Business

Dollar stores ruling retail sales, with all incomes fueling surge

Rebecca McGee shopped at a 99 Cents Only store in Berkeley, Calif., for gifts for the children she teaches. "I don't have the finances to shop at my favorite Target and Wal-Mart," she said.
Rebecca McGee shopped at a 99 Cents Only store in Berkeley, Calif., for gifts for the children she teaches. "I don't have the finances to shop at my favorite Target and Wal-Mart," she said. MCT

BERKELEY, Calif. — Dollar stores are expected to be among the star retail performers this holiday season, according to a Nielsen survey.

"There is no stigma from going to a dollar store," said James Russo, Nielsen's vice president for global consumer insights. "It's frugality. It's practicality. It's convenience."

Dollar stores "have been doing better during the last three years and continue to do better throughout the year and during the holidays," said Howard Davidowitz, chairman of Davidowitz & Associates, a New York-based retail consultant. "These places are eating Wal-Mart's lunch."

Not surprisingly, price is a big reason for that. "I don't have the finances to shop at my favorite Target and Wal-Mart stores," said Rebecca McGee of Berkeley, Calif.

McGee, a 25-year-old educator, started shopping at dollar stores two years ago after a stint of unemployment. "Now, I'm just budgeting myself a whole lot more."

Dollar stores typically carry a wide variety of merchandise, most of which is priced at, well, a dollar. There are household cleaning supplies, kitchen supplies, beauty products, pet supplies, seasonal merchandise, groceries and frozen foods. Many also carry fresh produce.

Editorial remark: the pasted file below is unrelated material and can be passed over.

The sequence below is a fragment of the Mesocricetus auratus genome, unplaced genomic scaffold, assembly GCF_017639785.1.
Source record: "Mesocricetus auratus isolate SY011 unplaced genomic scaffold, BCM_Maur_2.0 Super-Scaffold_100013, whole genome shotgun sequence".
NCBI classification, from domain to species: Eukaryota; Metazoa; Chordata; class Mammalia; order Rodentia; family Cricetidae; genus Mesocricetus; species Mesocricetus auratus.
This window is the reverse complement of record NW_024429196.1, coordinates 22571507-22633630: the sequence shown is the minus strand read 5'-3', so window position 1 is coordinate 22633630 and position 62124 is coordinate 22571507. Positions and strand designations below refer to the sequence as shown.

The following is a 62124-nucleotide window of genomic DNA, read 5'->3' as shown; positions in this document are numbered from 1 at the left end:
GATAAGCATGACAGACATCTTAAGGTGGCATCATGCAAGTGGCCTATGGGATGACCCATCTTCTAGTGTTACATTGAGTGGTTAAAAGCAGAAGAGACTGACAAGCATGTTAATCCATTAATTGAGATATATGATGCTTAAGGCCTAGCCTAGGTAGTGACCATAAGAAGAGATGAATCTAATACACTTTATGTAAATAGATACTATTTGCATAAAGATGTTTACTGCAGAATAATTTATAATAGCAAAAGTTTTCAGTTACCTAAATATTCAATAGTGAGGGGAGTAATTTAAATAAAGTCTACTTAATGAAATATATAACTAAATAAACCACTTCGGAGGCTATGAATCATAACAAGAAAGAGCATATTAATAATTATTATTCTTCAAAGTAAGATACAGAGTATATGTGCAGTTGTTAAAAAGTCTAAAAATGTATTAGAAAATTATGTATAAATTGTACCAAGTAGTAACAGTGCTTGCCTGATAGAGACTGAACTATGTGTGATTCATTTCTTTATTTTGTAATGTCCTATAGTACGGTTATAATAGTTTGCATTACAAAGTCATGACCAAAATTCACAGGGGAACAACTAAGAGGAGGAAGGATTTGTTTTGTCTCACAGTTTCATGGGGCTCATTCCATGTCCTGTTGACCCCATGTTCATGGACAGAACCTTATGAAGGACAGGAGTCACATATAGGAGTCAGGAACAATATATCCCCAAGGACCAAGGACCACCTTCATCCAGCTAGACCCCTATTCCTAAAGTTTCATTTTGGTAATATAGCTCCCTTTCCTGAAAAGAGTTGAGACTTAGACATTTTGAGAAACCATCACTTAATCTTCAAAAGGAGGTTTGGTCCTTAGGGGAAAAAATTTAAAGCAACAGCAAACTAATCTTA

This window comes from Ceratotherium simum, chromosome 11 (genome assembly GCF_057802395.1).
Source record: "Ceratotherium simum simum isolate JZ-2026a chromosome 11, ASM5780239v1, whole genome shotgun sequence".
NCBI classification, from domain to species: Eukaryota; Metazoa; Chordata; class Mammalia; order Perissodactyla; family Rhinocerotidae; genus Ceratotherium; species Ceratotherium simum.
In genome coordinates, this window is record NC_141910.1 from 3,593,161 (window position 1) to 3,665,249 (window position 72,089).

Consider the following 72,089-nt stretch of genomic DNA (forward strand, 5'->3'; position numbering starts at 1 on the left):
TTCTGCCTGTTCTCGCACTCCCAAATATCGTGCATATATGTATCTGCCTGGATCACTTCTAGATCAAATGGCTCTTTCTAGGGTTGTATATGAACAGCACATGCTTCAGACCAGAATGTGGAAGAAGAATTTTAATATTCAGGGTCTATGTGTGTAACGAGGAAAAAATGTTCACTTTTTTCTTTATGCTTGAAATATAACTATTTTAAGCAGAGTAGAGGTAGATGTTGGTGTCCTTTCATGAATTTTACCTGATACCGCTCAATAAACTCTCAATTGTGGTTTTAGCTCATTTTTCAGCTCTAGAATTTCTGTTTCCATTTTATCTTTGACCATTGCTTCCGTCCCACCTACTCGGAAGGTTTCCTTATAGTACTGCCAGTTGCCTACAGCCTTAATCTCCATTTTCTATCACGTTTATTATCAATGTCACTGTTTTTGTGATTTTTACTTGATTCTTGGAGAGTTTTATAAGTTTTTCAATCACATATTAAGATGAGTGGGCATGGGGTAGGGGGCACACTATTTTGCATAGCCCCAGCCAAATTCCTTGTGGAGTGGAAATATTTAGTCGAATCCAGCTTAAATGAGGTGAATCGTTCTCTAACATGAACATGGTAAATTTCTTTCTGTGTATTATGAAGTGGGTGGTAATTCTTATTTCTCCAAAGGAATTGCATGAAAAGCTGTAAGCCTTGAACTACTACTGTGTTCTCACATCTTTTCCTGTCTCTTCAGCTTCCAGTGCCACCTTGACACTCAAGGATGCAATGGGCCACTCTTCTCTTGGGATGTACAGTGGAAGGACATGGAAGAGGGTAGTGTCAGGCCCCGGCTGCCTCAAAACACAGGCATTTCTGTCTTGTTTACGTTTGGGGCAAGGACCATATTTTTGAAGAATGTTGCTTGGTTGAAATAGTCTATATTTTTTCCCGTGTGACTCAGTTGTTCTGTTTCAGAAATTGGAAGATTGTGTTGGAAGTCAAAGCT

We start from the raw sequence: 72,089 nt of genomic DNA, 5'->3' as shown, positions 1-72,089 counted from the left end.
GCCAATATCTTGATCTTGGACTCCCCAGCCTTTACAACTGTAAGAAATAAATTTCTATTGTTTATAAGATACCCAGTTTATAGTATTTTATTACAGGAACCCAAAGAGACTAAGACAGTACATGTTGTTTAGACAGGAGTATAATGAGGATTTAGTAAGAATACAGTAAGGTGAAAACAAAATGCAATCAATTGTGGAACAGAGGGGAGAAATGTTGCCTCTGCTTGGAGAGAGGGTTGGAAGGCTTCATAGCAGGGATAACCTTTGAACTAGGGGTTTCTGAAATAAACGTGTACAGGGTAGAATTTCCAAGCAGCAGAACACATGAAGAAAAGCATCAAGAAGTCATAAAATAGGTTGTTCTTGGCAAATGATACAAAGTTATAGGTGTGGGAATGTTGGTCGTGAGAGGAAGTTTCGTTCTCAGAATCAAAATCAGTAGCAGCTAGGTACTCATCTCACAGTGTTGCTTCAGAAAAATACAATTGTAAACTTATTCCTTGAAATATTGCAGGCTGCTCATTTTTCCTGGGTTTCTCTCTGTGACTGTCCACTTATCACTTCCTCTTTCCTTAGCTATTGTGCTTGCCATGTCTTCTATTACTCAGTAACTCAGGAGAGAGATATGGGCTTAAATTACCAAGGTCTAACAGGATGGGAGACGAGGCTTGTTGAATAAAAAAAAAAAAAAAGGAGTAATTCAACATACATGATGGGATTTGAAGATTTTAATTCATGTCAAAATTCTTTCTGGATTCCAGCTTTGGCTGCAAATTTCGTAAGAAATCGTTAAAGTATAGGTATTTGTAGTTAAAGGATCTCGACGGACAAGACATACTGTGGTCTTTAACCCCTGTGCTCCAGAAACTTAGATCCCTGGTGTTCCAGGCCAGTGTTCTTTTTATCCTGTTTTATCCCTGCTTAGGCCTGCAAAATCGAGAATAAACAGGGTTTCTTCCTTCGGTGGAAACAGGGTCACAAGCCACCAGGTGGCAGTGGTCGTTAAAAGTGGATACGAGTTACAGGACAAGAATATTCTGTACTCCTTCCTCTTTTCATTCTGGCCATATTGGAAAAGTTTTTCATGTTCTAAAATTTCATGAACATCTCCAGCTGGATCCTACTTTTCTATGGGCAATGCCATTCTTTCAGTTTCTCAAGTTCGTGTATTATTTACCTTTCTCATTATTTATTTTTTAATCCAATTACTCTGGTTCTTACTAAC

Even before this holiday season, dollar stores have been doing quite well. For the third quarter, Dollar Tree's same-store sales were up 4.8 percent compared with a year ago, while Wal-Mart's same-store third-quarter sales rose 1.3 percent and Target's third-quarter same-store sales were up 4.3 percent. Third-quarter figures have not been released for 99 Cents Only Stores, but for the second quarter, same-store sales were up 6.7 percent from a year ago.

Affluent households — those with yearly household income of more than $100,000 — are helping to drive sales growth. Still, the largest share of money spent at dollar stores comes from people with household incomes of $50,000 or less.

"It's still tough going," said Barbara Kahn, marketing professor at the Wharton School of the University of Pennsylvania. "And it's going to be tough until we see unemployment go down."

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